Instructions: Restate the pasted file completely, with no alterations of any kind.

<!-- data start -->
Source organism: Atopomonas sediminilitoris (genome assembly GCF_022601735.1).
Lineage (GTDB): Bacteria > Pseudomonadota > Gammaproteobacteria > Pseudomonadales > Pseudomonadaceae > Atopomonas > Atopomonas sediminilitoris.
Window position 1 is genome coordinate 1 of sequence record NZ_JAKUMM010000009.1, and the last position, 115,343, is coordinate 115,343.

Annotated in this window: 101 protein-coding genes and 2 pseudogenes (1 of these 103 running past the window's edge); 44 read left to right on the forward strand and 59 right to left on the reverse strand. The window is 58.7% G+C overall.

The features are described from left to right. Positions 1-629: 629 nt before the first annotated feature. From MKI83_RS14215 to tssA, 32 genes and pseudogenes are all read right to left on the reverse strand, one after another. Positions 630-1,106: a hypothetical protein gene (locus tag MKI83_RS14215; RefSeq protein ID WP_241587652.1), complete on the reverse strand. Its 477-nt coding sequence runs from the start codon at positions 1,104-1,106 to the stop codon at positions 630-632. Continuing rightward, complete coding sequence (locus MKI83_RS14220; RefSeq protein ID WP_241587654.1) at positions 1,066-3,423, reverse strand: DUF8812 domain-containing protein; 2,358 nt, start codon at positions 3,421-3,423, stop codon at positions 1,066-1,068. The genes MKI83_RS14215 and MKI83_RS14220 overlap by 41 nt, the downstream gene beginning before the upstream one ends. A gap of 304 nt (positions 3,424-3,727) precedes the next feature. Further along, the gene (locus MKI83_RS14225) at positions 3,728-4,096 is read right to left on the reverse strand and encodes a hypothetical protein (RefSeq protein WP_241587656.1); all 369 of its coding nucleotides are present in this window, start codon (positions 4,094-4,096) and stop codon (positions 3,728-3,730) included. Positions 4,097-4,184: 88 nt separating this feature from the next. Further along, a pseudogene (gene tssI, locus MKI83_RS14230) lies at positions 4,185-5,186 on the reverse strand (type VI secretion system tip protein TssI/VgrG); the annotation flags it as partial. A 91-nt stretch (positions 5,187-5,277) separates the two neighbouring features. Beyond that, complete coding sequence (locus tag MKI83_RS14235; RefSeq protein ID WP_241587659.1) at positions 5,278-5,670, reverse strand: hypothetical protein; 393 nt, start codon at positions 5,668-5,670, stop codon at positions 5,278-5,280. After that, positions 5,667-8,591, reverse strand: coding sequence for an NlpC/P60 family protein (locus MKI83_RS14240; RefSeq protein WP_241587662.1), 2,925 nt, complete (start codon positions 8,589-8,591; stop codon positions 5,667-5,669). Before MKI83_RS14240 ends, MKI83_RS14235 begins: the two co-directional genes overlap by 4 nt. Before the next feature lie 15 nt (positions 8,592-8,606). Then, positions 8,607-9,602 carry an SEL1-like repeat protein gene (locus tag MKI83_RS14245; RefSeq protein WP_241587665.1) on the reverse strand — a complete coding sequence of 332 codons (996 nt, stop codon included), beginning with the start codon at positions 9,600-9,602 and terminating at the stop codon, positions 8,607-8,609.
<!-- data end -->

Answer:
Source organism: Atopomonas sediminilitoris (genome assembly GCF_022601735.1).
Lineage (GTDB): Bacteria > Pseudomonadota > Gammaproteobacteria > Pseudomonadales > Pseudomonadaceae > Atopomonas > Atopomonas sediminilitoris.
Window position 1 is genome coordinate 1 of sequence record NZ_JAKUMM010000009.1, and the last position, 115,343, is coordinate 115,343.

Annotated in this window: 101 protein-coding genes and 2 pseudogenes (1 of these 103 running past the window's edge); 44 read left to right on the forward strand and 59 right to left on the reverse strand. The window is 58.7% G+C overall.

The features are described from left to right. Positions 1-629: 629 nt before the first annotated feature. From MKI83_RS14215 to tssA, 32 genes and pseudogenes are all read right to left on the reverse strand, one after another. Positions 630-1,106: a hypothetical protein gene (locus tag MKI83_RS14215; RefSeq protein ID WP_241587652.1), complete on the reverse strand. Its 477-nt coding sequence runs from the start codon at positions 1,104-1,106 to the stop codon at positions 630-632. Continuing rightward, complete coding sequence (locus MKI83_RS14220; RefSeq protein ID WP_241587654.1) at positions 1,066-3,423, reverse strand: DUF8812 domain-containing protein; 2,358 nt, start codon at positions 3,421-3,423, stop codon at positions 1,066-1,068. The genes MKI83_RS14215 and MKI83_RS14220 overlap by 41 nt, the downstream gene beginning before the upstream one ends. A gap of 304 nt (positions 3,424-3,727) precedes the next feature. Further along, the gene (locus MKI83_RS14225) at positions 3,728-4,096 is read right to left on the reverse strand and encodes a hypothetical protein (RefSeq protein WP_241587656.1); all 369 of its coding nucleotides are present in this window, start codon (positions 4,094-4,096) and stop codon (positions 3,728-3,730) included. Positions 4,097-4,184: 88 nt separating this feature from the next. Further along, a pseudogene (gene tssI, locus MKI83_RS14230) lies at positions 4,185-5,186 on the reverse strand (type VI secretion system tip protein TssI/VgrG); the annotation flags it as partial. A 91-nt stretch (positions 5,187-5,277) separates the two neighbouring features. Beyond that, complete coding sequence (locus tag MKI83_RS14235; RefSeq protein ID WP_241587659.1) at positions 5,278-5,670, reverse strand: hypothetical protein; 393 nt, start codon at positions 5,668-5,670, stop codon at positions 5,278-5,280. After that, positions 5,667-8,591, reverse strand: coding sequence for an NlpC/P60 family protein (locus MKI83_RS14240; RefSeq protein WP_241587662.1), 2,925 nt, complete (start codon positions 8,589-8,591; stop codon positions 5,667-5,669). Before MKI83_RS14240 ends, MKI83_RS14235 begins: the two co-directional genes overlap by 4 nt. Before the next feature lie 15 nt (positions 8,592-8,606). Then, positions 8,607-9,602 carry an SEL1-like repeat protein gene (locus tag MKI83_RS14245; RefSeq protein WP_241587665.1) on the reverse strand — a complete coding sequence of 332 codons (996 nt, stop codon included), beginning with the start codon at positions 9,600-9,602 and terminating at the stop codon, positions 8,607-8,609.